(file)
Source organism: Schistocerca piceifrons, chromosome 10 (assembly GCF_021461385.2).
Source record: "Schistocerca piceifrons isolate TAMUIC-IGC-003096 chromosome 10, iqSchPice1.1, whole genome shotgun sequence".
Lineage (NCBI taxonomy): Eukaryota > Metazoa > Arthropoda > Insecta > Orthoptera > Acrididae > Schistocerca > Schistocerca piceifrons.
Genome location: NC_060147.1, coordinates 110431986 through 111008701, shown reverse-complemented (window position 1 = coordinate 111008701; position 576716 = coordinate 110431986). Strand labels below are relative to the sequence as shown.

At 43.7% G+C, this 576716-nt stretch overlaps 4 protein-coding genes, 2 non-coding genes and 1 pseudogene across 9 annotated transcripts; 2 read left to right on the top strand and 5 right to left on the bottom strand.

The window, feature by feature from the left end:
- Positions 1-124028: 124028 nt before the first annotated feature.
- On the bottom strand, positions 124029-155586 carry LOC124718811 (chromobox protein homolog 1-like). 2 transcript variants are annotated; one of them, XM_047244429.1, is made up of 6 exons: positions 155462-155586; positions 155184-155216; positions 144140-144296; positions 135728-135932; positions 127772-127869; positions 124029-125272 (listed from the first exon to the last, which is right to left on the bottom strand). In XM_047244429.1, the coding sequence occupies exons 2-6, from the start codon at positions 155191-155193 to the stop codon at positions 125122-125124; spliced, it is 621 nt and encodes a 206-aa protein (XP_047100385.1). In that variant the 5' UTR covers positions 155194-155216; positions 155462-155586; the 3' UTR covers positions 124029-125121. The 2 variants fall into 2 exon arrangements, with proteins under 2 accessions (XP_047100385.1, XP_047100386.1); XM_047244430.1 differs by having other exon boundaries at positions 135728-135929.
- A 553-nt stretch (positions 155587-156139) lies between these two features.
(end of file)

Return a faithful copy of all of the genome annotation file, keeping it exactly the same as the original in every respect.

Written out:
Source organism: Schistocerca piceifrons, chromosome 10 (assembly GCF_021461385.2).
Source record: "Schistocerca piceifrons isolate TAMUIC-IGC-003096 chromosome 10, iqSchPice1.1, whole genome shotgun sequence".
Lineage (NCBI taxonomy): Eukaryota > Metazoa > Arthropoda > Insecta > Orthoptera > Acrididae > Schistocerca > Schistocerca piceifrons.
Genome location: NC_060147.1, coordinates 110431986 through 111008701, shown reverse-complemented (window position 1 = coordinate 111008701; position 576716 = coordinate 110431986). Strand labels below are relative to the sequence as shown.

At 43.7% G+C, this 576716-nt stretch overlaps 4 protein-coding genes, 2 non-coding genes and 1 pseudogene across 9 annotated transcripts; 2 read left to right on the top strand and 5 right to left on the bottom strand.

The window, feature by feature from the left end:
- Positions 1-124028: 124028 nt before the first annotated feature.
- On the bottom strand, positions 124029-155586 carry LOC124718811 (chromobox protein homolog 1-like). 2 transcript variants are annotated; one of them, XM_047244429.1, is made up of 6 exons: positions 155462-155586; positions 155184-155216; positions 144140-144296; positions 135728-135932; positions 127772-127869; positions 124029-125272 (listed from the first exon to the last, which is right to left on the bottom strand). In XM_047244429.1, the coding sequence occupies exons 2-6, from the start codon at positions 155191-155193 to the stop codon at positions 125122-125124; spliced, it is 621 nt and encodes a 206-aa protein (XP_047100385.1). In that variant the 5' UTR covers positions 155194-155216; positions 155462-155586; the 3' UTR covers positions 124029-125121. The 2 variants fall into 2 exon arrangements, with proteins under 2 accessions (XP_047100385.1, XP_047100386.1); XM_047244430.1 differs by having other exon boundaries at positions 135728-135929.
- A 553-nt stretch (positions 155587-156139) lies between these two features.